(Thanks to Lara Fish for reminding me about the relevance of the butterfly effect to the idea of “enduring ripples”and the video referenced in this post.)
The use of “rippling” by a psychotherapist encountering a client with death anxiety or by the introspection of a teacher buffeted by the realization that she is often teaching those who have no wish to be taught is importantly similar. Both the client and the teacher need hope in a seemingly dark moment, and the hope should have a substantial grounding in probability. Andy Andrews story of “The Butterfly Effect” provides a graphic avenue toward constructing that hope.
But rippling and the Butterfly Effect can do so much more. If we take them seriously, they serve as a speed inhibitor for our decisions. Once we realize that the fate of others might be an extension of our next decision, the enormity of the potential importance of our decisions should weigh heavily on our actions. In other words, our acts have ethical content as a result of their potential to assist and endanger others.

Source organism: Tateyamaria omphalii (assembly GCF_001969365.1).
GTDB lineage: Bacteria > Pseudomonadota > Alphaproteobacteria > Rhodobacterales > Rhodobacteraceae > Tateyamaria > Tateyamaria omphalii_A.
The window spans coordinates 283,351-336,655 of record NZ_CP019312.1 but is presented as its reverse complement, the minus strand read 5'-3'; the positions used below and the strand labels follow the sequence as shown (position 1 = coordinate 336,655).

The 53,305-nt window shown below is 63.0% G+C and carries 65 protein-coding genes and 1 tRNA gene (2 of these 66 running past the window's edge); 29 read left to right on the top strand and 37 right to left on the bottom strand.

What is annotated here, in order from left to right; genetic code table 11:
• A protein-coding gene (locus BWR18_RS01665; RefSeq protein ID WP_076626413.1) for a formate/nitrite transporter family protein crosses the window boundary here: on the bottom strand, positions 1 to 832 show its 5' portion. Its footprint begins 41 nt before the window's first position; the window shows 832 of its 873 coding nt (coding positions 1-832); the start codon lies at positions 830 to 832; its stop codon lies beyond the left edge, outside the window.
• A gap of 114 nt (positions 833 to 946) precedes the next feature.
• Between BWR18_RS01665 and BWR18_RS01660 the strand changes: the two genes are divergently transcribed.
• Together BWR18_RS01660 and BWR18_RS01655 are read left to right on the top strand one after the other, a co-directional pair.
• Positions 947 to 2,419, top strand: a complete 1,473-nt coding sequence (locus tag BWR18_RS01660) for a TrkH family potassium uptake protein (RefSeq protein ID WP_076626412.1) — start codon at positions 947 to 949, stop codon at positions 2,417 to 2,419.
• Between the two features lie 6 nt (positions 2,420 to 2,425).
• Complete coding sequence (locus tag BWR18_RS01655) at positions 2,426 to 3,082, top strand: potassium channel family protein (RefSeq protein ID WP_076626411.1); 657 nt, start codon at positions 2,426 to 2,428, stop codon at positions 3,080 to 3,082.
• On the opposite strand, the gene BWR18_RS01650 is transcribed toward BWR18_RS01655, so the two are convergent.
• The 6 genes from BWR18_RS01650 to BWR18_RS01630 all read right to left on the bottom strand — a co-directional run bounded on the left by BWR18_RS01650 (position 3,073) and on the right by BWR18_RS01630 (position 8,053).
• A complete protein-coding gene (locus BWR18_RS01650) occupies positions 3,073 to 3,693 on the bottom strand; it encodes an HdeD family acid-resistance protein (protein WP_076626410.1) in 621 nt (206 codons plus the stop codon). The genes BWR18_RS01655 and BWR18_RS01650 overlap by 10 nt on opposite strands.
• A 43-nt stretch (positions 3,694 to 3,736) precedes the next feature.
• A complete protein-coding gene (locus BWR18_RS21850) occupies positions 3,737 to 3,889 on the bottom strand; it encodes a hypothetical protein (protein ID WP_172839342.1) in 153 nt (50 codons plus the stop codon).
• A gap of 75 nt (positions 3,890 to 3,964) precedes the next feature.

Provide one kind of a model for others and you might send someone 2 generations hence to the barbed wire. It makes little sense to act as if we are great predictors of the effects of our actions. BUT we certainly can make a strong guess that certain actions we take are especially likely to assist the development of others.